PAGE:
IRAM’s astronomy group is one of the world's leaders in observational radio astronomy at millimeter wavelengths. The group conducts a broad research program with state-of-the-art instruments to address a number of astrophysical key questions.

It is actively engaged in research aimed at exploring the planetary system, understanding the birth and death of stars, investigating the chemical layout of the interstellar medium, disclosing dynamical and chemical properties of galaxies and looking into the evolution of galaxies of the local and early Universe.

Our research uses two of the world's most powerful facilities operating at millimeter wavelengths: a 30m single-dish telescope in the Sierra Nevada (Spain) and the NOEMA interferometer in the French Alps. The group promotes learning opportunities and training in millimeter astronomy and provides technical and software support to visiting astronomers to observe, calibrate and analyze data from both observatories.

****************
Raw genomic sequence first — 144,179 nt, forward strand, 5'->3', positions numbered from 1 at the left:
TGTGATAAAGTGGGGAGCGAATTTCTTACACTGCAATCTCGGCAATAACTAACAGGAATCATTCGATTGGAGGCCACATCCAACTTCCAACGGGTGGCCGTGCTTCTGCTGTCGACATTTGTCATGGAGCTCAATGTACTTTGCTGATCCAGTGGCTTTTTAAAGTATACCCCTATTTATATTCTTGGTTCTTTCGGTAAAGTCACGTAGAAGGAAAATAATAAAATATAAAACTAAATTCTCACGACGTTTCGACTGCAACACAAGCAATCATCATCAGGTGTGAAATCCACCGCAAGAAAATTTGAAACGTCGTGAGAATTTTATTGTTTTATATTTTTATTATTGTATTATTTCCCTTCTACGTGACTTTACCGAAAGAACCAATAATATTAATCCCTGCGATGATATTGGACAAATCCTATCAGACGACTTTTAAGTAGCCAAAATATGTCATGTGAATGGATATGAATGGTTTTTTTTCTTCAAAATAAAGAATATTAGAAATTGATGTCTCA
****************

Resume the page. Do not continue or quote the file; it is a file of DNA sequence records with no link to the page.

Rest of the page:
The astronomy group maintains scientific and technical research collaborations with observatories and organizations around the world.  IRAM astronomers were deeply involved in the preparation and development phase of ALMA, the world's largest telescope project operating at millimeter and submillimeter wavelengths. Last but not least, the group is also committed to providing support to a number of transnational research initiatives funded by the European Union’s Horizon 2020 research and innovation program under grant agreement No 730562 [RadioNet].